They had more disposable income than most kids I knew; but at the same time, their parents were making them pay close attention to how they spent the money.

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  7. Good Morning Mary Ann. I sure did enjoy your alphabet blog this past month. Learned so much more about the Amish. I couldn't agree more with what you posted today. It is hard to find contentment in our life if we are always wanting more. Jesus fulfills all our needs and it is a blessing to not participate in the way the world thinks we should have it all and always wanting more. Blessings on you and your family.

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    1. So glad you enjoyed the series. Blessings to you as well.

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  8. Yes! You go for the second alphabet!
    I don't know of did wright that right, but my English is not very good, I'm sorry!
    I love you, your family and your blog!
    God bless you.

    Greetings from Holland

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  9. Oh please do g for gardening!

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  10. I'm going to try to keep up with you, now that I've back-tracked to the beginning of the alphabet!

    I don't think allowance/no allowance is really that controversial, but each family has to decide to find the best way to teach their children about careful money management.

    My own allowance story: I had an allowance, but it was small and as I grew up, I realized that our family had come upon some hard times. My school lunches did not have to come out of my allowance, but out of the little change drawer in my Daddy's desk - to the day he died, he didn't know that I stopped taking my lunch money from there, and decided to pay for it out of my allowance, which left very little for anything extra. Of course, I was expected to help my mom with housework and I did but I would have done that even if I didn't have an allowance :-) Chores were done because you were part of the family and you weren't paid to do them. When I got my first job, I saved, saved, saved! It was exciting to see the "numbers" add up in my little bank book!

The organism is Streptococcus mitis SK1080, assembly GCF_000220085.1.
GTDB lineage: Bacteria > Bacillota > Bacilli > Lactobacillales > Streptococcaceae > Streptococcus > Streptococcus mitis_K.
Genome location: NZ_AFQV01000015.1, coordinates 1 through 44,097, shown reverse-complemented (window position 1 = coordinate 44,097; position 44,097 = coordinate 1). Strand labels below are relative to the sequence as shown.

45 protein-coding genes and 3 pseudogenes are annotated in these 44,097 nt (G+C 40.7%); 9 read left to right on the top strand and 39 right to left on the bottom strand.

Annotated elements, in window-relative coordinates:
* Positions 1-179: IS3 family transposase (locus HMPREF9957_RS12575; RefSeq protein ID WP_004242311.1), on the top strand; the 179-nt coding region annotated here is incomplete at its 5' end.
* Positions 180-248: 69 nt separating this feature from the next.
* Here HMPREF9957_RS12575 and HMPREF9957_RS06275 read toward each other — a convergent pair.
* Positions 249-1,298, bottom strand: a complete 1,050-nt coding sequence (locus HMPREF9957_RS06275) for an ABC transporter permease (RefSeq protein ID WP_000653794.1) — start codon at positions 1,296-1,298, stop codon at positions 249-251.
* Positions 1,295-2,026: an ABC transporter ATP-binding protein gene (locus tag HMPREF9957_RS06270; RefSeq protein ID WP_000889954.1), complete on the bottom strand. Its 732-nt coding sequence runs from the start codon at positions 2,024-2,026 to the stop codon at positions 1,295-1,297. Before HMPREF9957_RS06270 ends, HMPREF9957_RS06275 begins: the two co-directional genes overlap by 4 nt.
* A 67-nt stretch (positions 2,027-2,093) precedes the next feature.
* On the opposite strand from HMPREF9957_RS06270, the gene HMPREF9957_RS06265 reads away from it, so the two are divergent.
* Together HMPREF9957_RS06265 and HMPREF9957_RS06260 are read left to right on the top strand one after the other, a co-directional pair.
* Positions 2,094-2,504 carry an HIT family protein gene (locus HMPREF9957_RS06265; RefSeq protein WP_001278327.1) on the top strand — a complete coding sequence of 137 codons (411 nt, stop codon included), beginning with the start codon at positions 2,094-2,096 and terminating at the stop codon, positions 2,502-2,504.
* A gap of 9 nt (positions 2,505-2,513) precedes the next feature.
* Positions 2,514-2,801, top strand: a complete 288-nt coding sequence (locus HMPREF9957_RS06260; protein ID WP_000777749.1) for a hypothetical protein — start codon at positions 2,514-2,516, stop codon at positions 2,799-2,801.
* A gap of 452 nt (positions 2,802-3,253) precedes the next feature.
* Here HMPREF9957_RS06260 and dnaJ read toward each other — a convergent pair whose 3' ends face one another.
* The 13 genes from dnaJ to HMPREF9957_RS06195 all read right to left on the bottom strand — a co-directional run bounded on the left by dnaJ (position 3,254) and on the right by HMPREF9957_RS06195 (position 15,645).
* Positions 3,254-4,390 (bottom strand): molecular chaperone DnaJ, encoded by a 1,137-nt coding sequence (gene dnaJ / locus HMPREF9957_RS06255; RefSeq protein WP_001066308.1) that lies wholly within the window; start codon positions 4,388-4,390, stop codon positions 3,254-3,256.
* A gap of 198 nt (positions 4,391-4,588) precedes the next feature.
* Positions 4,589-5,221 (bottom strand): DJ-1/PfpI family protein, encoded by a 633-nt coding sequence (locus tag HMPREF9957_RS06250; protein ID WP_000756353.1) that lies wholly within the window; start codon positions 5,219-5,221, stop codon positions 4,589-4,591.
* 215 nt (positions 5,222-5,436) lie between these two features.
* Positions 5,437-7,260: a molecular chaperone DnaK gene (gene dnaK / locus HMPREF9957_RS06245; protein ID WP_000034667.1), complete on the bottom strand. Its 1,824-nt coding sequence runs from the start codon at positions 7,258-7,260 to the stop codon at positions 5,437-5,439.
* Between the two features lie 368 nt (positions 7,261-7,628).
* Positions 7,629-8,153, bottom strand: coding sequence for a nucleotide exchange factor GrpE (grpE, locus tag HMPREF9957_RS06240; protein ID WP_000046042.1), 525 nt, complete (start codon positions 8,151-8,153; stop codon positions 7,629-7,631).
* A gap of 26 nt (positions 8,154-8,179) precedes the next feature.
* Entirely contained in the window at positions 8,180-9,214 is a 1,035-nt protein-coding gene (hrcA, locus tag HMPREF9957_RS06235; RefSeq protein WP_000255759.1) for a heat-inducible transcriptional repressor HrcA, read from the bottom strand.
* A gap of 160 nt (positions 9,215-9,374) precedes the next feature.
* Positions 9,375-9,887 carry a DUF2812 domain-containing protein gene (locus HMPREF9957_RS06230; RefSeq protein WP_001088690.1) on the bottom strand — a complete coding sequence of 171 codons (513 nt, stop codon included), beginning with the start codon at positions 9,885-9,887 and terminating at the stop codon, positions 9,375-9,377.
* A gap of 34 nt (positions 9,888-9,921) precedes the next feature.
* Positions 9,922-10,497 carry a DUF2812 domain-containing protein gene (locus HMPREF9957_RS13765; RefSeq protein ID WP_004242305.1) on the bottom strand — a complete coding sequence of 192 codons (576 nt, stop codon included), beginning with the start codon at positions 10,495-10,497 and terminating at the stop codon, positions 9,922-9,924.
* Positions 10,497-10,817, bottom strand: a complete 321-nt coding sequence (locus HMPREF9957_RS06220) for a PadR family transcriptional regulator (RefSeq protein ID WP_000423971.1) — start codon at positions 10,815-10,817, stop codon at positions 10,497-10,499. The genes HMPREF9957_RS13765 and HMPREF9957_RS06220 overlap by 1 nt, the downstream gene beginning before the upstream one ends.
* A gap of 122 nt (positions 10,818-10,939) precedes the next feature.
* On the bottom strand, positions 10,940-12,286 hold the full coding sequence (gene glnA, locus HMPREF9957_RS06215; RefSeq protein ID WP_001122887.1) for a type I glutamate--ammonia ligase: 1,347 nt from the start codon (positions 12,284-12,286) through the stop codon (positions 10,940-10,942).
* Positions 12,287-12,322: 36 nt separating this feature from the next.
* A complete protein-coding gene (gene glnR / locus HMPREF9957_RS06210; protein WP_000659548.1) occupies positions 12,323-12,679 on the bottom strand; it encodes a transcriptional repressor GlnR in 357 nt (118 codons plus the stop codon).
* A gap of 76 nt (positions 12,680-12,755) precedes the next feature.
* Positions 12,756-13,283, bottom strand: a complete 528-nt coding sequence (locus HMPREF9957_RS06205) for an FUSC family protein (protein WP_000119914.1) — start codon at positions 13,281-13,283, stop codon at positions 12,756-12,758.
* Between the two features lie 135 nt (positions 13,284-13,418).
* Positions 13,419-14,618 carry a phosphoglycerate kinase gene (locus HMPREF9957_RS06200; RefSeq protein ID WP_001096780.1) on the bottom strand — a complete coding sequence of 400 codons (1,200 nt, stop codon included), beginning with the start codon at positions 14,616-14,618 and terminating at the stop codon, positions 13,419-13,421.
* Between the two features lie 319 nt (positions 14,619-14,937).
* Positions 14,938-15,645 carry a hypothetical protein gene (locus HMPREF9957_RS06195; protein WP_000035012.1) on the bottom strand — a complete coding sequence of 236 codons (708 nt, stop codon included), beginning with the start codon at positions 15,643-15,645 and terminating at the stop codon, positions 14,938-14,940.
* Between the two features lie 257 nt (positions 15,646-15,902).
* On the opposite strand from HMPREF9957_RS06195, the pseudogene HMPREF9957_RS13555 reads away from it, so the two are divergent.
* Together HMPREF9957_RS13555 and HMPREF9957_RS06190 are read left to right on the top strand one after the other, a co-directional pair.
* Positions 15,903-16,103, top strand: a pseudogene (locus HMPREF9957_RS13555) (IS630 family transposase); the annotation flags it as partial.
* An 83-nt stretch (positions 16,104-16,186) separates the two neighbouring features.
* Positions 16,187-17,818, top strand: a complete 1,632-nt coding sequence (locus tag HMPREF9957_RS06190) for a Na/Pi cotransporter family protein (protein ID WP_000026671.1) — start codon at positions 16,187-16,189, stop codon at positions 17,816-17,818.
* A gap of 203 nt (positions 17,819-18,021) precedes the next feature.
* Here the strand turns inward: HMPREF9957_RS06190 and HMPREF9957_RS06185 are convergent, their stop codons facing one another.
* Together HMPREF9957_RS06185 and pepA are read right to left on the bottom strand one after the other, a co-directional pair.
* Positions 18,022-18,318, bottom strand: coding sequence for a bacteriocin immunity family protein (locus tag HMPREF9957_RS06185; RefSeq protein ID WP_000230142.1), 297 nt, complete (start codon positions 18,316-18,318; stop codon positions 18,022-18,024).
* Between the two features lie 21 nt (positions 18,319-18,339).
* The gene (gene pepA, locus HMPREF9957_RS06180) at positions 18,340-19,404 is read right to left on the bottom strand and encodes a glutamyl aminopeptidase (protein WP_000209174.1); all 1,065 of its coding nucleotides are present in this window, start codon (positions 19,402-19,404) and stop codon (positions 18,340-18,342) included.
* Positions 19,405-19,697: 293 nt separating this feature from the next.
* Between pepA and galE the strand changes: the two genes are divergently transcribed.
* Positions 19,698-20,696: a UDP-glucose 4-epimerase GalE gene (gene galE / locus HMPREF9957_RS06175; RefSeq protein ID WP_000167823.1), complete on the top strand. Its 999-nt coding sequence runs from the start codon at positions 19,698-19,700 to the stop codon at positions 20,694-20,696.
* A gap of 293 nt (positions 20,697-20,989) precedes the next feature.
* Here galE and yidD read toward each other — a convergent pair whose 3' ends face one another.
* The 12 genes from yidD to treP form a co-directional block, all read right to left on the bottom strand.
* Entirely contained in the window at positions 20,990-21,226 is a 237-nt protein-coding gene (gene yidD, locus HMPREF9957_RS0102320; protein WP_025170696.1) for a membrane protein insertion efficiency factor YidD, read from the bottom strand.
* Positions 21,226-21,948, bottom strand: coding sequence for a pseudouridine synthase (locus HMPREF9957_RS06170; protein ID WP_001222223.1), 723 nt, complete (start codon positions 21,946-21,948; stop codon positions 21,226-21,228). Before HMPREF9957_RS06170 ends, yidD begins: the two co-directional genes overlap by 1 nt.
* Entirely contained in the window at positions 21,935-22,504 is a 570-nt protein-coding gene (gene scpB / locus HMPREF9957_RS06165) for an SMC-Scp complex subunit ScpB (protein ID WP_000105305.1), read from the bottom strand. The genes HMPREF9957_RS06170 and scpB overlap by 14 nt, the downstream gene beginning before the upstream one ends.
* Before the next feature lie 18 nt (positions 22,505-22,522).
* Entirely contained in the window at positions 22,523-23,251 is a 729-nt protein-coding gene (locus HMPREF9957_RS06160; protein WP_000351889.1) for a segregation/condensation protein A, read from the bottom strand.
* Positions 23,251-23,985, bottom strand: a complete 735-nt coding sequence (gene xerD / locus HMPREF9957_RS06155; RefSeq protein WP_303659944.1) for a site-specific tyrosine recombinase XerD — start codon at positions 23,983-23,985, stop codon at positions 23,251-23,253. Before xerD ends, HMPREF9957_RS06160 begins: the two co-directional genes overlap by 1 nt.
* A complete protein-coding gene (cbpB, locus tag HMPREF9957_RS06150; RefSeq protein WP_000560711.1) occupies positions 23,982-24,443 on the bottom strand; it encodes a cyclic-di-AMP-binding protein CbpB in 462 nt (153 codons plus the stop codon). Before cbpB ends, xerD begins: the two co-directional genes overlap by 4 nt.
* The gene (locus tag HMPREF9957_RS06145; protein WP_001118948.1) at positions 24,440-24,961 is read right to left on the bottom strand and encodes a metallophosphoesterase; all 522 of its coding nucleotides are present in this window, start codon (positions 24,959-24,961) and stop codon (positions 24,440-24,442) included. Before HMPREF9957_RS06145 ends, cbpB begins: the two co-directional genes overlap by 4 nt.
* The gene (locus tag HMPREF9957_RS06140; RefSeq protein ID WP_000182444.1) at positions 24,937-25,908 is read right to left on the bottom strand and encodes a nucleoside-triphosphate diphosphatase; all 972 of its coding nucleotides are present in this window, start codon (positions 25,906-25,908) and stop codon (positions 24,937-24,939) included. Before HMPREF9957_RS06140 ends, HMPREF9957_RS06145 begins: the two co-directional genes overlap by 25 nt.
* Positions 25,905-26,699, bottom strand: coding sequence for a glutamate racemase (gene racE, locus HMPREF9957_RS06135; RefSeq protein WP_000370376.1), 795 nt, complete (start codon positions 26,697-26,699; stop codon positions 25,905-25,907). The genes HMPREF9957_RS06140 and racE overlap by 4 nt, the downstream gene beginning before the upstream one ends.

We did this with our own boys and it worked quite well - we paid for their school trips, uniforms, drumsticks for band, etc but their meager allowances had to cover their after school sodas, chips, occasional movie, ice cream at Friendly's, etc. They knew better than to ask for more money! Most times, they saved it from week to week. They all had small jobs outside of the house when they were teens, and some learned the hard way that if they did not save their hard-earned money, there wasn't any! They are all grown up, now and very responsible and we'll be sure to give God the glory for that!

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Thank you so much for taking time to comment. I love hearing your thoughts.